Submissions – Payments System Submission to APCA's Consultation Paper on the Role of Cheques in an Evolving Payment System

This submission is in response to APCA's consultation paper on the role of cheques in an evolving payment system.


The Payments Systems Board of the Reserve Bank has responsibility for, among other things, promoting stability, efficiency and competition in the payments system. In respect of retail payment systems, the Board's work has in the past focused on: establishing clear price signals; removing restrictions on merchants that limit their choices in accepting payment instruments; improving access to payment systems; and increasing transparency in the payments system.

The Reserve Bank is now undertaking a strategic review of innovation in the Australian payments system. The purpose of this project is to identify areas in which innovation in the Australian payments system may be improved through more effective co-operation among stakeholders. A consultation paper was released on June 30 2011. One of the trends of interest identified by the Bank in its consultation paper is the decline in cheques over the past decade. Given that the consultation process is currently underway, the Bank has largely restricted this submission to views already expressed in its consultation paper on innovation.

Decline in cheques and the relative high cost of cheques

Cheque use has been in steady decline, with the number of cheques declining by an average of 9 per cent per year over the past decade. They have fallen from 40 per cent of non-cash payments in 1995 to around 5 per cent currently (Graph 1).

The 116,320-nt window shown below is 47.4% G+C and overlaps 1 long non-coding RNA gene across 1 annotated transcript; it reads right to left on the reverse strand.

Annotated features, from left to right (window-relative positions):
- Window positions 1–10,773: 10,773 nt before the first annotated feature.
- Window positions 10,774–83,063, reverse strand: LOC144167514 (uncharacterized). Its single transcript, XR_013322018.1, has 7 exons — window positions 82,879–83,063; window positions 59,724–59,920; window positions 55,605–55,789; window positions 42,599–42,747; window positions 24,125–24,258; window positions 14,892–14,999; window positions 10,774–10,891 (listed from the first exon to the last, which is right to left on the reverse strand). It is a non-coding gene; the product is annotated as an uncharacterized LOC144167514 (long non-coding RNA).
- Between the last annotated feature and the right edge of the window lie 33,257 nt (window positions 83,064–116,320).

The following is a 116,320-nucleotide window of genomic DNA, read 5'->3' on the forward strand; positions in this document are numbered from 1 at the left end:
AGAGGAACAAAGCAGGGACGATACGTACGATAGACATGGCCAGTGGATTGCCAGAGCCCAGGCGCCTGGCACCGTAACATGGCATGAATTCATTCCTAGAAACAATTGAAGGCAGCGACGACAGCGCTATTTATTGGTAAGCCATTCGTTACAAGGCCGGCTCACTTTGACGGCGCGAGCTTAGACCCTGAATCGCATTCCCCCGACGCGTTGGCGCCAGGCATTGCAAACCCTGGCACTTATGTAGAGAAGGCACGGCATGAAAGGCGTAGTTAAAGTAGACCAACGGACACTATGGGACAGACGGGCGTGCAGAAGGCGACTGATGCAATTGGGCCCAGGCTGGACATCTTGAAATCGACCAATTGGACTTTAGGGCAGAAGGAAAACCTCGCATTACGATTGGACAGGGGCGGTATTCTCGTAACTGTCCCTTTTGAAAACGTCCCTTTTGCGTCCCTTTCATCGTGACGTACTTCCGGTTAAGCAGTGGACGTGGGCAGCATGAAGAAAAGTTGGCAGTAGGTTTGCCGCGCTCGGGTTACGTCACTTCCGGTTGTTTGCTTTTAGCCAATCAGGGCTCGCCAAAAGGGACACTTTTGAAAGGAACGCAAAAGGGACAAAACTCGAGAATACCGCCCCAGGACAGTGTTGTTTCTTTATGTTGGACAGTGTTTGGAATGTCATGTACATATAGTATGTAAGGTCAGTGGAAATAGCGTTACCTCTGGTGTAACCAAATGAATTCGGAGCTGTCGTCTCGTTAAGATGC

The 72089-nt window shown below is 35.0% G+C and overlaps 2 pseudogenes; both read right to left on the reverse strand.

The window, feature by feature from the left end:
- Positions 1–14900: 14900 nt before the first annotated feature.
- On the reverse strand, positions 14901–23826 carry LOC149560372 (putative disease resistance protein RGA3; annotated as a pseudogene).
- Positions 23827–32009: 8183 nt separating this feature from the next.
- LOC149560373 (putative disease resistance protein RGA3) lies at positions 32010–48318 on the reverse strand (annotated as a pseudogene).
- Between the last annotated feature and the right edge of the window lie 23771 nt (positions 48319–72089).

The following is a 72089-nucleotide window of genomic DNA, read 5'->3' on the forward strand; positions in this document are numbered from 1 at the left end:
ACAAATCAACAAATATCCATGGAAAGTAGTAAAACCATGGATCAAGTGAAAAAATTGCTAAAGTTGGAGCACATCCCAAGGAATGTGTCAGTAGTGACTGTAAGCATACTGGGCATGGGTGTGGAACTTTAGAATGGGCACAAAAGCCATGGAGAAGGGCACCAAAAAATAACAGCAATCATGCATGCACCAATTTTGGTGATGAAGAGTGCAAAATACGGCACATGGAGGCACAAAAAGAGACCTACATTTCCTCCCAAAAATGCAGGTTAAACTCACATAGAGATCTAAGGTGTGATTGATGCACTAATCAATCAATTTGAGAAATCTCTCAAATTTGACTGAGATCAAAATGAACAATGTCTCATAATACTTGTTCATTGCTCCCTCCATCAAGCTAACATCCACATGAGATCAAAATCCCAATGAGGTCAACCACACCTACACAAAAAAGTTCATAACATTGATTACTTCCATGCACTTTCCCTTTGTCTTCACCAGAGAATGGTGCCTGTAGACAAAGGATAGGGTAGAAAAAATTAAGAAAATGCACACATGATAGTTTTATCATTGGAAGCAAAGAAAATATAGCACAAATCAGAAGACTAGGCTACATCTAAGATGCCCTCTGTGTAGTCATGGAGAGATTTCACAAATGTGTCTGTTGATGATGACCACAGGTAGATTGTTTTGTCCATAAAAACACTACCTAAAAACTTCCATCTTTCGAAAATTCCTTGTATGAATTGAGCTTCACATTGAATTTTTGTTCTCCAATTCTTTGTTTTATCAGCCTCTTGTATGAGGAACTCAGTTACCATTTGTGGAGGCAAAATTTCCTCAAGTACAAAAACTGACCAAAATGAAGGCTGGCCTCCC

Graph 1
Graph 1: Non-cash Payments per Capita

The overall decrease reflects declines in the use of both commercial and personal cheques (Graph 2). Cheques are also a relatively high-cost payment method, estimated in 2007 to cost financial institutions around $4 per unit, as well as imposing significant costs on users, particularly the payee.[1] Furthermore, as cheque use declines, the cost per cheque is increasing because the overheads are spread over a smaller number of cheques.

Graph 2
Graph 2: Number of Cheques by Type

Some current characteristics of cheque use

Despite the decline in their use overall, cheques are still in common use for particular types of payments, including: one-off high-value payments; small- and medium-sized enterprise payments; superannuation payments; one-off government payments; dividends; donations; and small personal payments. Among other things, this reflects the fact that cheques offer a number of attributes that are not easily replicated by electronic methods, including that they allow:

  • physical, face-to-face, instant exchange, for example for a property settlement;
  • substantial additional data to accompany the payment, for instance by attaching the cheque to an invoice or other information;
  • payment to be made when only limited information is known about the payee; and
  • considerable financial control where, for instance, the need for a specific signature (or multiple signatures) provides key account signatories oversight of all outward payments within a business.